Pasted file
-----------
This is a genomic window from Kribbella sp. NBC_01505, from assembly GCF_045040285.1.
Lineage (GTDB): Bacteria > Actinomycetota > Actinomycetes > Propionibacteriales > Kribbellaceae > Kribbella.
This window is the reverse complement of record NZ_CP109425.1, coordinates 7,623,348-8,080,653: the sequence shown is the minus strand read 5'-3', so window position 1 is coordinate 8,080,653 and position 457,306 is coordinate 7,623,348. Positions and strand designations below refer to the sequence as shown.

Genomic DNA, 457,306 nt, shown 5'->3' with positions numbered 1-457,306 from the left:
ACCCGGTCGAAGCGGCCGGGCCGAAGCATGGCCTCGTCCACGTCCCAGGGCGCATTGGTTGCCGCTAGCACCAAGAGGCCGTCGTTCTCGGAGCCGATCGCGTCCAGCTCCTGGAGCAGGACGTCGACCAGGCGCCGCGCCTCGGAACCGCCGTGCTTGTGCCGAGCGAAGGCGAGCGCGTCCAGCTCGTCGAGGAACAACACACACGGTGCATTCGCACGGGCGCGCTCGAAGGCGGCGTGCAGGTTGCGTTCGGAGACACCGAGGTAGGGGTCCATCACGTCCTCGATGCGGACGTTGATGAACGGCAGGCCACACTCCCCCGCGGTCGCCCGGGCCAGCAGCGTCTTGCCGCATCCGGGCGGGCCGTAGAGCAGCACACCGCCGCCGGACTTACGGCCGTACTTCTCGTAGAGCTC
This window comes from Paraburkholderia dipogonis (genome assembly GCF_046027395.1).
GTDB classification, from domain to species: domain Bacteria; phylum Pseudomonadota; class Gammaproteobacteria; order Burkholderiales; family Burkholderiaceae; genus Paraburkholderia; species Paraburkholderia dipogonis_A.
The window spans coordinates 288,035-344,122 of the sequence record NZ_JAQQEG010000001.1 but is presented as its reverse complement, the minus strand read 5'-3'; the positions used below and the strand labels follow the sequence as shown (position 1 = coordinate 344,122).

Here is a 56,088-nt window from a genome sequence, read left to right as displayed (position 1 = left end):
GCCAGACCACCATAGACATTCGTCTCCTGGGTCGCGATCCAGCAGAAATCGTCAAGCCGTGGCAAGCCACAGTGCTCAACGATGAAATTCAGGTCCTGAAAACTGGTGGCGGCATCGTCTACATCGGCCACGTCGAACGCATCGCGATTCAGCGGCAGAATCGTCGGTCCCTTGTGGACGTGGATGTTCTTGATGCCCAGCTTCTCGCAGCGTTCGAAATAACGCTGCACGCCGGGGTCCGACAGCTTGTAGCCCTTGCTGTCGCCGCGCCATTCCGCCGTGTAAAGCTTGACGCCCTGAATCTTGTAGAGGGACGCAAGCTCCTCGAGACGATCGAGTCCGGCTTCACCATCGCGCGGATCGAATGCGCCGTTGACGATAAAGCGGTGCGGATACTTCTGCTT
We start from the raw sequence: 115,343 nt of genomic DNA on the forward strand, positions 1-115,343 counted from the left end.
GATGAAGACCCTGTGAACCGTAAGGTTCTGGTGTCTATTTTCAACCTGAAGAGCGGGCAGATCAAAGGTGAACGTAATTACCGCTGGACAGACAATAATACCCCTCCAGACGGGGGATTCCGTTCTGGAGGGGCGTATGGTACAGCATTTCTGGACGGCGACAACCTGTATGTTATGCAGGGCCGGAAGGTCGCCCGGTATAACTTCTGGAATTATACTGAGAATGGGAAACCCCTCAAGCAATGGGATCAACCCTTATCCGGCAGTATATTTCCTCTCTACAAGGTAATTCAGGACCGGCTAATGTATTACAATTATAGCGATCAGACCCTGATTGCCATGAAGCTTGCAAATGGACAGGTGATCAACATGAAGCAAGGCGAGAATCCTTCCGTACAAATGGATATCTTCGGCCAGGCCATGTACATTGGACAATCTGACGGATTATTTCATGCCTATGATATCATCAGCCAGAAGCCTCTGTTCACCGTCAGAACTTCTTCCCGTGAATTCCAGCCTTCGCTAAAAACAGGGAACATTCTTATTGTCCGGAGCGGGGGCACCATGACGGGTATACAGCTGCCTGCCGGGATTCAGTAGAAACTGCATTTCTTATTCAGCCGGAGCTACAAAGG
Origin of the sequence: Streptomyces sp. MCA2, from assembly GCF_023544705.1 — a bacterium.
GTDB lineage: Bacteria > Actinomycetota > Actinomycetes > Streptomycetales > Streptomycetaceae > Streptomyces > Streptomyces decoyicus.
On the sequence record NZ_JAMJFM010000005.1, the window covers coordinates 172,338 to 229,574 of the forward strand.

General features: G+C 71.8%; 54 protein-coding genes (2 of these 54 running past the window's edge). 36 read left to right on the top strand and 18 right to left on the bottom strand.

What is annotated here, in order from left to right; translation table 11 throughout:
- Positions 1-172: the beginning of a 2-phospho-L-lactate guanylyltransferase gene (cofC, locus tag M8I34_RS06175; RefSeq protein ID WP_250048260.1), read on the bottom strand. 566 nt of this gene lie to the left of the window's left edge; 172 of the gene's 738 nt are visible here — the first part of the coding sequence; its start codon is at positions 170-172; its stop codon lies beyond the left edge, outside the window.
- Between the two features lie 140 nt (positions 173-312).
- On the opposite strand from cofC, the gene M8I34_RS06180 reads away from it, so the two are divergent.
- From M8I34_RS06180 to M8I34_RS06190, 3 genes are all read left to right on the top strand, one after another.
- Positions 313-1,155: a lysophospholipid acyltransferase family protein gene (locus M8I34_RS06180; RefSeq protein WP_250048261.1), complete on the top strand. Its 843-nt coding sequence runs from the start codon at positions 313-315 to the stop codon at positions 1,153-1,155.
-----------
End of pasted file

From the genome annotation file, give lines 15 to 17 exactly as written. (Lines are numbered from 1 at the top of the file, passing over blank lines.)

On the sequence record NZ_JAMJFM010000005.1, the window covers coordinates 172,338 to 229,574 of the forward strand.

General features: G+C 71.8%; 54 protein-coding genes (2 of these 54 running past the window's edge). 36 read left to right on the top strand and 18 right to left on the bottom strand.

What is annotated here, in order from left to right; translation table 11 throughout: